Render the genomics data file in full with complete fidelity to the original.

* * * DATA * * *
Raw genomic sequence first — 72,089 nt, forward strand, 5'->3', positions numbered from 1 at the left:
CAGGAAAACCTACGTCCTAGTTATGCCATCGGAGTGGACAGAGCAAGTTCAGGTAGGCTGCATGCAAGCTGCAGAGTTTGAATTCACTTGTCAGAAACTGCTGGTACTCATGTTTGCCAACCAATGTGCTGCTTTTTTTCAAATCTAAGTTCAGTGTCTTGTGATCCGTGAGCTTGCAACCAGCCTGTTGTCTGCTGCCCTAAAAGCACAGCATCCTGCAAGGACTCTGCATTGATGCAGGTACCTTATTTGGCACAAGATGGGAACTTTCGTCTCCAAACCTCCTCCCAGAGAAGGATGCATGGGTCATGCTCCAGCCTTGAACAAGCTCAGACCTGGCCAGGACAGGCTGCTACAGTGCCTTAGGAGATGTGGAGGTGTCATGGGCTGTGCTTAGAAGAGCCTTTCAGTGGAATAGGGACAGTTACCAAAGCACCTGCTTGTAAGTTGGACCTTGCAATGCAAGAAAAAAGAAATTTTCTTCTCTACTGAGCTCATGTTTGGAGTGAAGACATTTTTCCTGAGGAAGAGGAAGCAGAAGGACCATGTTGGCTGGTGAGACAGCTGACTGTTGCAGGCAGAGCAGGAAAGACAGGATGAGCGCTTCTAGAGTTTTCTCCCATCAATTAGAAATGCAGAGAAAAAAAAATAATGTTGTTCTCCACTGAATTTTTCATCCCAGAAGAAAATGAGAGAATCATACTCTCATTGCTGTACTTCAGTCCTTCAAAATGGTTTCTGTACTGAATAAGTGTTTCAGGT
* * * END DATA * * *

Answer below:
Raw genomic sequence first — 72,089 nt, forward strand, 5'->3', positions numbered from 1 at the left:
CAGGAAAACCTACGTCCTAGTTATGCCATCGGAGTGGACAGAGCAAGTTCAGGTAGGCTGCATGCAAGCTGCAGAGTTTGAATTCACTTGTCAGAAACTGCTGGTACTCATGTTTGCCAACCAATGTGCTGCTTTTTTTCAAATCTAAGTTCAGTGTCTTGTGATCCGTGAGCTTGCAACCAGCCTGTTGTCTGCTGCCCTAAAAGCACAGCATCCTGCAAGGACTCTGCATTGATGCAGGTACCTTATTTGGCACAAGATGGGAACTTTCGTCTCCAAACCTCCTCCCAGAGAAGGATGCATGGGTCATGCTCCAGCCTTGAACAAGCTCAGACCTGGCCAGGACAGGCTGCTACAGTGCCTTAGGAGATGTGGAGGTGTCATGGGCTGTGCTTAGAAGAGCCTTTCAGTGGAATAGGGACAGTTACCAAAGCACCTGCTTGTAAGTTGGACCTTGCAATGCAAGAAAAAAGAAATTTTCTTCTCTACTGAGCTCATGTTTGGAGTGAAGACATTTTTCCTGAGGAAGAGGAAGCAGAAGGACCATGTTGGCTGGTGAGACAGCTGACTGTTGCAGGCAGAGCAGGAAAGACAGGATGAGCGCTTCTAGAGTTTTCTCCCATCAATTAGAAATGCAGAGAAAAAAAAATAATGTTGTTCTCCACTGAATTTTTCATCCCAGAAGAAAATGAGAGAATCATACTCTCATTGCTGTACTTCAGTCCTTCAAAATGGTTTCTGTACTGAATAAGTGTTTCAGGT